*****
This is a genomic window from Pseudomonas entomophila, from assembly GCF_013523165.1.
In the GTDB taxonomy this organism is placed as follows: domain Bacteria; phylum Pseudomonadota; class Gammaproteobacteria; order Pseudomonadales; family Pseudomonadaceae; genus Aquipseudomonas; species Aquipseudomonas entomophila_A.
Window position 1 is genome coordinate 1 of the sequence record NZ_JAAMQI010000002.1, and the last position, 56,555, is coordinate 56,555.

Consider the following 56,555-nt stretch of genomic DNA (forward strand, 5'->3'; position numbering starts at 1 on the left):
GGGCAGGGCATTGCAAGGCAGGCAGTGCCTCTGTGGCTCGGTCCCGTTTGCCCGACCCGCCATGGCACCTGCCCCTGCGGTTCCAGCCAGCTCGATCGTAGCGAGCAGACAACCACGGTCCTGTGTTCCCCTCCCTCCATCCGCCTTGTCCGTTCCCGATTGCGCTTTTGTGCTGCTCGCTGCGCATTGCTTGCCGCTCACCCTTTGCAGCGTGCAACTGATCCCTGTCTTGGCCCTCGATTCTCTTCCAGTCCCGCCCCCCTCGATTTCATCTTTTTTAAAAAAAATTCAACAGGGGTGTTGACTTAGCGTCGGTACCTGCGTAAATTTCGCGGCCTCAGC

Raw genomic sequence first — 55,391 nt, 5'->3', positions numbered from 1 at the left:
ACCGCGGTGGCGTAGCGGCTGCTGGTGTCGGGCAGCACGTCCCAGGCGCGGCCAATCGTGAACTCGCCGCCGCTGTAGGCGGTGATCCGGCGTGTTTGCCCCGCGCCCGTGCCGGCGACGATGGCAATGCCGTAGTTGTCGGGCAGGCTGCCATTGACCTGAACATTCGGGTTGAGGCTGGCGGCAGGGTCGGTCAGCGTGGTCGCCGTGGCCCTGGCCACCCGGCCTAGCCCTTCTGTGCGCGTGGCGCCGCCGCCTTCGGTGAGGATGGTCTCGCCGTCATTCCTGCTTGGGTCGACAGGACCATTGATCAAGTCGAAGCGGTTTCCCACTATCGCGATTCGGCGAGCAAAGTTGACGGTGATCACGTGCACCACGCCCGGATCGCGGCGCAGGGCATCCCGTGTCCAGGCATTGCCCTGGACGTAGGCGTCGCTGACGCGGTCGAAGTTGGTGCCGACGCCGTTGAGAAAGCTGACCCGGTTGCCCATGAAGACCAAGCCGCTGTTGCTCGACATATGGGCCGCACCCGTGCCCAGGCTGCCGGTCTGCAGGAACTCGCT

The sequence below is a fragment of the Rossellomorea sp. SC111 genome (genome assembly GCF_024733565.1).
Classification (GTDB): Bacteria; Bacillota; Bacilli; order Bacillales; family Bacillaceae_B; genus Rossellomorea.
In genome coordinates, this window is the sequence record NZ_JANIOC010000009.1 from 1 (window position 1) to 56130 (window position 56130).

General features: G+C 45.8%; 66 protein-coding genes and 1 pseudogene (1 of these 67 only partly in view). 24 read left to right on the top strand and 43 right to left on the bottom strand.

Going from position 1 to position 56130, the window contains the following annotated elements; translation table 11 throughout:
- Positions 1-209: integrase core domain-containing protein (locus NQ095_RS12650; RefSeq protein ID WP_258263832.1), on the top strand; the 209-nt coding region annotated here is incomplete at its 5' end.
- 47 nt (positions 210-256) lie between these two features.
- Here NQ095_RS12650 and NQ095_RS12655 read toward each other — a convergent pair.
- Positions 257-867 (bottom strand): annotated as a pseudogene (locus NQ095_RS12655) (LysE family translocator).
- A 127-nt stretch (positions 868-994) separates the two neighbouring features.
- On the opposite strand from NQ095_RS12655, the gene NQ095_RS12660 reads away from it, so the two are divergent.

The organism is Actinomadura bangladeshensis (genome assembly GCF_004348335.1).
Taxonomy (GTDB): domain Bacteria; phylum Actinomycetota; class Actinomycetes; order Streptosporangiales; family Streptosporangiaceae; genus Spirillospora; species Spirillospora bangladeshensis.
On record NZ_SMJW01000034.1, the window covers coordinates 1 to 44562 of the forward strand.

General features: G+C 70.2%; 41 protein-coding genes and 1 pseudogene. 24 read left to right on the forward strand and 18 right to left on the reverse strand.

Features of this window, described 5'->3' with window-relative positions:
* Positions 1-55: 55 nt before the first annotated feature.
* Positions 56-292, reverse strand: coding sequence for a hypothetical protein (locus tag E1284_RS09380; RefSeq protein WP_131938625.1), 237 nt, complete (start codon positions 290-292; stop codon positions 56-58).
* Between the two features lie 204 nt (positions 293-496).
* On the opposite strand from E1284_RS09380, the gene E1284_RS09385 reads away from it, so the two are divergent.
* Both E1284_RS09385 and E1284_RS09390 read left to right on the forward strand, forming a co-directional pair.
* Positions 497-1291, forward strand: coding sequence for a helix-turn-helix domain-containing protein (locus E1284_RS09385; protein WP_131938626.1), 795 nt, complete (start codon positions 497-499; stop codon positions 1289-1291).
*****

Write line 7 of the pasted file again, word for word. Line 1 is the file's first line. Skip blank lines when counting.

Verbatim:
ACCGCGGTGGCGTAGCGGCTGCTGGTGTCGGGCAGCACGTCCCAGGCGCGGCCAATCGTGAACTCGCCGCCGCTGTAGGCGGTGATCCGGCGTGTTTGCCCCGCGCCCGTGCCGGCGACGATGGCAATGCCGTAGTTGTCGGGCAGGCTGCCATTGACCTGAACATTCGGGTTGAGGCTGGCGGCAGGGTCGGTCAGCGTGGTCGCCGTGGCCCTGGCCACCCGGCCTAGCCCTTCTGTGCGCGTGGCGCCGCCGCCTTCGGTGAGGATGGTCTCGCCGTCATTCCTGCTTGGGTCGACAGGACCATTGATCAAGTCGAAGCGGTTTCCCACTATCGCGATTCGGCGAGCAAAGTTGACGGTGATCACGTGCACCACGCCCGGATCGCGGCGCAGGGCATCCCGTGTCCAGGCATTGCCCTGGACGTAGGCGTCGCTGACGCGGTCGAAGTTGGTGCCGACGCCGTTGAGAAAGCTGACCCGGTTGCCCATGAAGACCAAGCCGCTGTTGCTCGACATATGGGCCGCACCCGTGCCCAGGCTGCCGGTCTGCAGGAACTCGCT